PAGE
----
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1 hour ago, monkeysarefun said:

Tradition dictates that when a Victorian brings up something about their state, a New South Welshman is duty bound to bring up examples that prove that NSW is better yet again but in this case I'll let it pass.

 

Plus, I dont think we have any notable anti vaxxers except this guy.

image.png.cc98c156e724352997175fa90b5ac9a7.png

 

 

 

Oh damn., Forgot about Craig Kelly...

 

 

 

Yep there's Craig Kelly (the Ivermectin Kid) and Clive Palmer's coal mine representative in the Federal parliament. But you left out the "circle of love" girl ex-Premier Gladys Berejiklian who not only unleashed the Ruby Princess passengers but also helped her then boyfriend MP Daryl Maguire's aspiration to make a couple of millions dollars at the taxpayer's expense.

 

But at the moment there's not much to choose between the NSW Libs and the Victoria Libs. Our lot just recently reinstated Matthew Guy as leader despite him having convincingly lost the last election and still having to shake off his lobster lunch with the Capo of the local Mafia, and his Shadow Atty General (no law degree) Tim Smith has just had to resign that post because he blew .113 in a breathalyser on Saturday after hitting another car then crashing into a fence and house. Word is that he may be set to resign from Parliament.

 

If our respective Liberals were a comedy act they be a sell out every night.    :D

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12 hours ago, Malcolm 0-6-0 said:

 

Our silly PM Scott Morrison is the leader of the Liberal Party. However the Liberal party's big problem is that they are in a coalition with the much smaller National Party (used to be the country party). Without the Nats as partners the Liberal party would be in the minority and thus couldn't form government.

 

The Nationals went from representing the rural sector, mainly farmers, to being the representatives of the, guess what? coal miners. This is because the coal mining in Australia is in Queensland and northern NSW both areas of National Party seats. So the reality is that Scomo can't lower our emissions because if he does the obvious and attacks the problem at the source the Nats will use their numbers to destroy the Coalition Government. 

 

So in reality Australia is led not by the Liberal National Party Coalition (LNP) but by the minority Nationals. The Nats are profoundly anti-everything that has a whiff of science in it especially doing anything about climate change. Scomo claimed to have a plan to meet the 2050 target he'd present at the Glasgow meeting - the truth is that the plan is nothing but a complete surrender to the interests of the Nationals which puts us back where we have always been - pretending climate change isn't happening.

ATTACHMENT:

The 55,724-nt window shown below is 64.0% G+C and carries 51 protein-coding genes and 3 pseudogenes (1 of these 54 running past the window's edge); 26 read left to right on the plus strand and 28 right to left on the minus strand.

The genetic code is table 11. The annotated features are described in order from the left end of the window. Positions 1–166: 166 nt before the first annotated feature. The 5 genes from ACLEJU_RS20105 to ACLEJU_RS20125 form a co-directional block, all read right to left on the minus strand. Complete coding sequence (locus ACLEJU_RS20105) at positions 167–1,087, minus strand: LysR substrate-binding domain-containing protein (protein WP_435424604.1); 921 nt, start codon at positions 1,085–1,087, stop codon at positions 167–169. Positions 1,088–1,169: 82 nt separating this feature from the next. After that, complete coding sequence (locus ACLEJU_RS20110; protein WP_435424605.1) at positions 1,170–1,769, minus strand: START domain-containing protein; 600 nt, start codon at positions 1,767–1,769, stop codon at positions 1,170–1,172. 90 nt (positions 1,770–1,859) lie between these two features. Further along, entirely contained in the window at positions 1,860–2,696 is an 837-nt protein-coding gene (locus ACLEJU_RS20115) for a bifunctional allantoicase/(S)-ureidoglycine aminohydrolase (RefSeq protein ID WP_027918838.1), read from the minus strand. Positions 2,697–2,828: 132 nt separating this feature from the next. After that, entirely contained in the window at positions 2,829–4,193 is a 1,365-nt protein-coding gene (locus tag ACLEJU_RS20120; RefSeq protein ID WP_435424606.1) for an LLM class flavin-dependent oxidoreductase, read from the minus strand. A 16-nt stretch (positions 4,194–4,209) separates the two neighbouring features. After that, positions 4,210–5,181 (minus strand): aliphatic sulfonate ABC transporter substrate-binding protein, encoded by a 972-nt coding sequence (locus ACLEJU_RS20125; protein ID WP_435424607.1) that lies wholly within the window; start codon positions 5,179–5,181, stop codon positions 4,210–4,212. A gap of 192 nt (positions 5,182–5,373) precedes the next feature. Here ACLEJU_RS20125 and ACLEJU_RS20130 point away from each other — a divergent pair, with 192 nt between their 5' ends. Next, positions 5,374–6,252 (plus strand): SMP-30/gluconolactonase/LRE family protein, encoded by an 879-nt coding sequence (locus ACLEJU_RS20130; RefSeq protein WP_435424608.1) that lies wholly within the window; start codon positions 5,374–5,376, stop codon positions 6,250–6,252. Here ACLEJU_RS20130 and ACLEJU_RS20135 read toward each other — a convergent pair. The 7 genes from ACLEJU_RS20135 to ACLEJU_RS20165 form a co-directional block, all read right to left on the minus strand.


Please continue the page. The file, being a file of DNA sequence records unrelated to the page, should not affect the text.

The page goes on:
As a result of which, Australia is shaping up in the world public consciousness as one of the Bad Boys of climate change.  For a developed liberal democracy not hampered by being an authoritarian regime run by a ruthless dictator (China, Russia) or a semi-developing country (India), that's going to be a bit of an image problem. Now even Bolsonaroes-for-Brains has promised to stop cutting down the Amazon rain forest, Oz is heading towards being a real outlier on climate.

 

It made me review my lifestyle.  Could I justify buying so many new and shiny RTR locos (I realise, with horror, that I have 7 on pre-order as well as a bunch of Hattons coaches), rather than cut down on such rampant consumerism.  And these will all come from China, made, no doubt, in factories powered by coal-fired power stations.   

 

Then I suddenly realised that, if Australia insisted on being one of the top-five most recalcitrant polluters, for consistency's sake, I'd have to stop buying Australian wine!  So, please, please, revisit your carbon reduction strategy before I run out of booze!  

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32 minutes ago, Edwardian said:

Then I suddenly realised that, if Australia insisted on being one of the top-five most recalcitrant polluters, for consistency's sake, I'd have to stop buying Australian wine!  So, please, please, revisit your carbon reduction strategy before I run out of booze!